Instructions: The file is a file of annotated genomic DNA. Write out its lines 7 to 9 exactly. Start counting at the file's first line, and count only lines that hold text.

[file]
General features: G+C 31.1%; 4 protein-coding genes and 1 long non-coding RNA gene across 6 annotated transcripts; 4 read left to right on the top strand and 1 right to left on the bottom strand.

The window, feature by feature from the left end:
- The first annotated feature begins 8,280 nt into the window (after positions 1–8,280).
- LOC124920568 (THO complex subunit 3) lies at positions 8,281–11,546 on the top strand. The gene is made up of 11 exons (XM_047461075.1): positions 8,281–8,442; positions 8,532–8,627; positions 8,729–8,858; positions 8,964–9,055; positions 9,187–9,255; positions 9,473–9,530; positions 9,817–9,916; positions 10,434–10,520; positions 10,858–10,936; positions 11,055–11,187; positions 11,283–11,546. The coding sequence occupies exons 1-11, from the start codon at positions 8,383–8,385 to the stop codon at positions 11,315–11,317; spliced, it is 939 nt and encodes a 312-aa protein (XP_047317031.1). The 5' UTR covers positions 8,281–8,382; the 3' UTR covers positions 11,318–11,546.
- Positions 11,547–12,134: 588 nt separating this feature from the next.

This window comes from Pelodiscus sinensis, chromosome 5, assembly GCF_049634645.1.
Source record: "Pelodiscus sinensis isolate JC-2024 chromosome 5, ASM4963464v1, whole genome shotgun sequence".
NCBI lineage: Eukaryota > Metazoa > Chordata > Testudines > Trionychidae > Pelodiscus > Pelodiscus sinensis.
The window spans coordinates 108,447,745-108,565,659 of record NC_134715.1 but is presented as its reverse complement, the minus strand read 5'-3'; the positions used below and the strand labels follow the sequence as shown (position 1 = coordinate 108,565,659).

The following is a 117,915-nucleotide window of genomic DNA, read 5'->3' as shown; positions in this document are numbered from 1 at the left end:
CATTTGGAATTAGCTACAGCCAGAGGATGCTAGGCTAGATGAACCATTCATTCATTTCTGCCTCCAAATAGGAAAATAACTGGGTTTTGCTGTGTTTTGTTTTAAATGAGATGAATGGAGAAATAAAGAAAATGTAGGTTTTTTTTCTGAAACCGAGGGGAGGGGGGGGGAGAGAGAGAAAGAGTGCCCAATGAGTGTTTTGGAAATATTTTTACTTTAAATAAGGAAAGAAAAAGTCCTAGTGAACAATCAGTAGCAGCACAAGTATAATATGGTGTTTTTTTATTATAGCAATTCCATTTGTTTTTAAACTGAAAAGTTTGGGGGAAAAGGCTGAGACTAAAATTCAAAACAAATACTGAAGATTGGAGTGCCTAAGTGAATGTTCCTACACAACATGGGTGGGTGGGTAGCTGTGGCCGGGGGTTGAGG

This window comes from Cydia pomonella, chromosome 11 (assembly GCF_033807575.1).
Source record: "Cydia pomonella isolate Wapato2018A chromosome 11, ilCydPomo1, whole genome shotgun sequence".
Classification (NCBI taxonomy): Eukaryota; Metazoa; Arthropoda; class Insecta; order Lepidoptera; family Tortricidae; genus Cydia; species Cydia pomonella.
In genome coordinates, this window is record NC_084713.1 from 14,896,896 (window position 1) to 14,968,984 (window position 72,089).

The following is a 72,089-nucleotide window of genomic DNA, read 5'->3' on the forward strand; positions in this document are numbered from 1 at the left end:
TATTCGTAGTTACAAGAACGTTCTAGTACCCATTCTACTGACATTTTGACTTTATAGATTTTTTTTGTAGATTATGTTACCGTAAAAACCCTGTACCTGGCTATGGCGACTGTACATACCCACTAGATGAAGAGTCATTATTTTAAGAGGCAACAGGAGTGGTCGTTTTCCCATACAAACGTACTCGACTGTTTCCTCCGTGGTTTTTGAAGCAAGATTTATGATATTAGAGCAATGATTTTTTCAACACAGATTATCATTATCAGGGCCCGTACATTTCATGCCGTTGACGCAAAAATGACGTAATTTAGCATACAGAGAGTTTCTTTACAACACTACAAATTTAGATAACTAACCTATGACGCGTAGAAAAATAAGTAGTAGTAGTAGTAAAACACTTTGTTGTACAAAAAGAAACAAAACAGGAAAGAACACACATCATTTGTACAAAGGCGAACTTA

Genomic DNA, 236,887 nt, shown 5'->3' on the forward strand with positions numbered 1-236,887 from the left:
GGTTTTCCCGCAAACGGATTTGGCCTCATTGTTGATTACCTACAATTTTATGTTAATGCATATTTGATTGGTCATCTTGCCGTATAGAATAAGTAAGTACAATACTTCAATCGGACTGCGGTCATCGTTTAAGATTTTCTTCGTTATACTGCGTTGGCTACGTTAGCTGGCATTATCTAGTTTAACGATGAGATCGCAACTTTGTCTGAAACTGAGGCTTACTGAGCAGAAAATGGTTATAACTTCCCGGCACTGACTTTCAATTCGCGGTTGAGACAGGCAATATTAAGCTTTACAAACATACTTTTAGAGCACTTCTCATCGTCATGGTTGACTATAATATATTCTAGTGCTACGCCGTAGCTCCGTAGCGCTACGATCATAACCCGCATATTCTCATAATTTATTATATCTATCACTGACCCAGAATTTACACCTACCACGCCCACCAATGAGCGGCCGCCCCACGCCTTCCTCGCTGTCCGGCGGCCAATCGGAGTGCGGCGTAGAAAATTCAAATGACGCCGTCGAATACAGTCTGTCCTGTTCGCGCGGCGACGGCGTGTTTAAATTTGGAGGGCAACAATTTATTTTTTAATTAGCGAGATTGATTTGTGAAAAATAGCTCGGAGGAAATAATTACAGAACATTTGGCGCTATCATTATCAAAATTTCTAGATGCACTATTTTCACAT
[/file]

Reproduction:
Source record: "Pelodiscus sinensis isolate JC-2024 chromosome 5, ASM4963464v1, whole genome shotgun sequence".
NCBI lineage: Eukaryota > Metazoa > Chordata > Testudines > Trionychidae > Pelodiscus > Pelodiscus sinensis.
The window spans coordinates 108,447,745-108,565,659 of record NC_134715.1 but is presented as its reverse complement, the minus strand read 5'-3'; the positions used below and the strand labels follow the sequence as shown (position 1 = coordinate 108,565,659).